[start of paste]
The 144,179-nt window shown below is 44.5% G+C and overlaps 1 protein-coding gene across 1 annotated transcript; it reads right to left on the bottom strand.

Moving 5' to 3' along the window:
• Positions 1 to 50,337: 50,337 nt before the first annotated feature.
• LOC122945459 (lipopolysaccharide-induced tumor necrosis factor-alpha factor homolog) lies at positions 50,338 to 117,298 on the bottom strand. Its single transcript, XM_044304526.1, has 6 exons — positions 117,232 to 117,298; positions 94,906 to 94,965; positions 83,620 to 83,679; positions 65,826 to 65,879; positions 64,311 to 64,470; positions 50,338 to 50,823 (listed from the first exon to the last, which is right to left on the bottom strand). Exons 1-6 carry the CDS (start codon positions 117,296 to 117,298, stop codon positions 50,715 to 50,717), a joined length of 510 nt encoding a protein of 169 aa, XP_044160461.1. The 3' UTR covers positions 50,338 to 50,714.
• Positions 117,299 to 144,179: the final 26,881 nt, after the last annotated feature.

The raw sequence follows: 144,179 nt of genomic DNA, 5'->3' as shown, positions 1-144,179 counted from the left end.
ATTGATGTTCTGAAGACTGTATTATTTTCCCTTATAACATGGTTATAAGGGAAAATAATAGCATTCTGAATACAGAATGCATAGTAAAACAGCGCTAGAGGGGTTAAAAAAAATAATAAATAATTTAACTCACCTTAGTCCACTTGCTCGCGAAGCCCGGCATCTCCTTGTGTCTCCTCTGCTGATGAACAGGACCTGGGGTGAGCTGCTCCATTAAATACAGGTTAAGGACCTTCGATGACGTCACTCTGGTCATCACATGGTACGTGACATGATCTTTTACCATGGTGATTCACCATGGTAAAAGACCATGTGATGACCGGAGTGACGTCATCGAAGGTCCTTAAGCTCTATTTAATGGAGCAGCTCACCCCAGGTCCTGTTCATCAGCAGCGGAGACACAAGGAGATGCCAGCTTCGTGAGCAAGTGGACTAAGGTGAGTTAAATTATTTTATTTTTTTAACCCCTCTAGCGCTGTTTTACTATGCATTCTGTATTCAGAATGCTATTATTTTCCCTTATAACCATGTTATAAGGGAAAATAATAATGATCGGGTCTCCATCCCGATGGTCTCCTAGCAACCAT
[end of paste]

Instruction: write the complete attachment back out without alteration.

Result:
The 144,179-nt window shown below is 44.5% G+C and overlaps 1 protein-coding gene across 1 annotated transcript; it reads right to left on the bottom strand.

Moving 5' to 3' along the window:
• Positions 1 to 50,337: 50,337 nt before the first annotated feature.
• LOC122945459 (lipopolysaccharide-induced tumor necrosis factor-alpha factor homolog) lies at positions 50,338 to 117,298 on the bottom strand. Its single transcript, XM_044304526.1, has 6 exons — positions 117,232 to 117,298; positions 94,906 to 94,965; positions 83,620 to 83,679; positions 65,826 to 65,879; positions 64,311 to 64,470; positions 50,338 to 50,823 (listed from the first exon to the last, which is right to left on the bottom strand). Exons 1-6 carry the CDS (start codon positions 117,296 to 117,298, stop codon positions 50,715 to 50,717), a joined length of 510 nt encoding a protein of 169 aa, XP_044160461.1. The 3' UTR covers positions 50,338 to 50,714.
• Positions 117,299 to 144,179: the final 26,881 nt, after the last annotated feature.

The raw sequence follows: 144,179 nt of genomic DNA, 5'->3' as shown, positions 1-144,179 counted from the left end.
ATTGATGTTCTGAAGACTGTATTATTTTCCCTTATAACATGGTTATAAGGGAAAATAATAGCATTCTGAATACAGAATGCATAGTAAAACAGCGCTAGAGGGGTTAAAAAAAATAATAAATAATTTAACTCACCTTAGTCCACTTGCTCGCGAAGCCCGGCATCTCCTTGTGTCTCCTCTGCTGATGAACAGGACCTGGGGTGAGCTGCTCCATTAAATACAGGTTAAGGACCTTCGATGACGTCACTCTGGTCATCACATGGTACGTGACATGATCTTTTACCATGGTGATTCACCATGGTAAAAGACCATGTGATGACCGGAGTGACGTCATCGAAGGTCCTTAAGCTCTATTTAATGGAGCAGCTCACCCCAGGTCCTGTTCATCAGCAGCGGAGACACAAGGAGATGCCAGCTTCGTGAGCAAGTGGACTAAGGTGAGTTAAATTATTTTATTTTTTTAACCCCTCTAGCGCTGTTTTACTATGCATTCTGTATTCAGAATGCTATTATTTTCCCTTATAACCATGTTATAAGGGAAAATAATAATGATCGGGTCTCCATCCCGATGGTCTCCTAGCAACCAT